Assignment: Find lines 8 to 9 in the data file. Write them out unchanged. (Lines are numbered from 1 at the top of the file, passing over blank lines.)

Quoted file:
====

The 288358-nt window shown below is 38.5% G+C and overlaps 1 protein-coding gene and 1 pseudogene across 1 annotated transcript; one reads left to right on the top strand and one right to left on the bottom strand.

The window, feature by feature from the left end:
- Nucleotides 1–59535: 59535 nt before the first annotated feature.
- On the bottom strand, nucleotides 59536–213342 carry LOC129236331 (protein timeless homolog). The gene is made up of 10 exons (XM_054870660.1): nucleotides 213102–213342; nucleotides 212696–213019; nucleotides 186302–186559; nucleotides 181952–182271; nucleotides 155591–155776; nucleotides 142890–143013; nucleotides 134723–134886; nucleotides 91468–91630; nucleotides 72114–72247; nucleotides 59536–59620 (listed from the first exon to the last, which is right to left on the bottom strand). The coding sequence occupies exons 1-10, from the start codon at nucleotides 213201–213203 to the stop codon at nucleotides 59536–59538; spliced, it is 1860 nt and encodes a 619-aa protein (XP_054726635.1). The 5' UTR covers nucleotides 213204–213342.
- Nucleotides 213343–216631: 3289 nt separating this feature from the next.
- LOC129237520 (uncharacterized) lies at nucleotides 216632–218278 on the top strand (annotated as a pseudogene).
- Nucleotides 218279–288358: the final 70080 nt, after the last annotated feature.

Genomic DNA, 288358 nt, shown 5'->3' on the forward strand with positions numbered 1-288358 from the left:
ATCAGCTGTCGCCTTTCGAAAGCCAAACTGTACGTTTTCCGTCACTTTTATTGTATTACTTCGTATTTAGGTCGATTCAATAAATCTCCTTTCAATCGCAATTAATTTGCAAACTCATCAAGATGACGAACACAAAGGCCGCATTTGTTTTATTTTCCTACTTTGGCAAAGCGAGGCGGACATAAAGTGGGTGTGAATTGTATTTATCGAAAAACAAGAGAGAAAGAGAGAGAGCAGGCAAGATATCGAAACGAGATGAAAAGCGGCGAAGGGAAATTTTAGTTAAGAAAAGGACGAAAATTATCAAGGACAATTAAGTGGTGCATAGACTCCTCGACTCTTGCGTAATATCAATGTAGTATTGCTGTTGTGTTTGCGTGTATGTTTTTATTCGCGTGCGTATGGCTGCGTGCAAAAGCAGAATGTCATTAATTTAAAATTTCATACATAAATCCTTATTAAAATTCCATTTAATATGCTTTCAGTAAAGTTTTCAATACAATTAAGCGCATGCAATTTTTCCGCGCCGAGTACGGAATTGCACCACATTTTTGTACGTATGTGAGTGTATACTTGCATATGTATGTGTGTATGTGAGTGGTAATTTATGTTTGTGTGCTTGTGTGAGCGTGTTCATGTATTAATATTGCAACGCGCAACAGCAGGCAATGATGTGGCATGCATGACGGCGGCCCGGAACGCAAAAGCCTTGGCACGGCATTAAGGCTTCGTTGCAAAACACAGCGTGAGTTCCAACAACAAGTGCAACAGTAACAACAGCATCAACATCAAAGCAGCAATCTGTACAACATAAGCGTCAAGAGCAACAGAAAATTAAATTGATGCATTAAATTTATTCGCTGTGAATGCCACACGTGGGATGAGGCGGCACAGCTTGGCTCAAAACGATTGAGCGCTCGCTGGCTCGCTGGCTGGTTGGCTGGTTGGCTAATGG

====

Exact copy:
Genomic DNA, 288358 nt, shown 5'->3' on the forward strand with positions numbered 1-288358 from the left:
ATCAGCTGTCGCCTTTCGAAAGCCAAACTGTACGTTTTCCGTCACTTTTATTGTATTACTTCGTATTTAGGTCGATTCAATAAATCTCCTTTCAATCGCAATTAATTTGCAAACTCATCAAGATGACGAACACAAAGGCCGCATTTGTTTTATTTTCCTACTTTGGCAAAGCGAGGCGGACATAAAGTGGGTGTGAATTGTATTTATCGAAAAACAAGAGAGAAAGAGAGAGAGCAGGCAAGATATCGAAACGAGATGAAAAGCGGCGAAGGGAAATTTTAGTTAAGAAAAGGACGAAAATTATCAAGGACAATTAAGTGGTGCATAGACTCCTCGACTCTTGCGTAATATCAATGTAGTATTGCTGTTGTGTTTGCGTGTATGTTTTTATTCGCGTGCGTATGGCTGCGTGCAAAAGCAGAATGTCATTAATTTAAAATTTCATACATAAATCCTTATTAAAATTCCATTTAATATGCTTTCAGTAAAGTTTTCAATACAATTAAGCGCATGCAATTTTTCCGCGCCGAGTACGGAATTGCACCACATTTTTGTACGTATGTGAGTGTATACTTGCATATGTATGTGTGTATGTGAGTGGTAATTTATGTTTGTGTGCTTGTGTGAGCGTGTTCATGTATTAATATTGCAACGCGCAACAGCAGGCAATGATGTGGCATGCATGACGGCGGCCCGGAACGCAAAAGCCTTGGCACGGCATTAAGGCTTCGTTGCAAAACACAGCGTGAGTTCCAACAACAAGTGCAACAGTAACAACAGCATCAACATCAAAGCAGCAATCTGTACAACATAAGCGTCAAGAGCAACAGAAAATTAAATTGATGCATTAAATTTATTCGCTGTGAATGCCACACGTGGGATGAGGCGGCACAGCTTGGCTCAAAACGATTGAGCGCTCGCTGGCTCGCTGGCTGGTTGGCTGGTTGGCTAATGG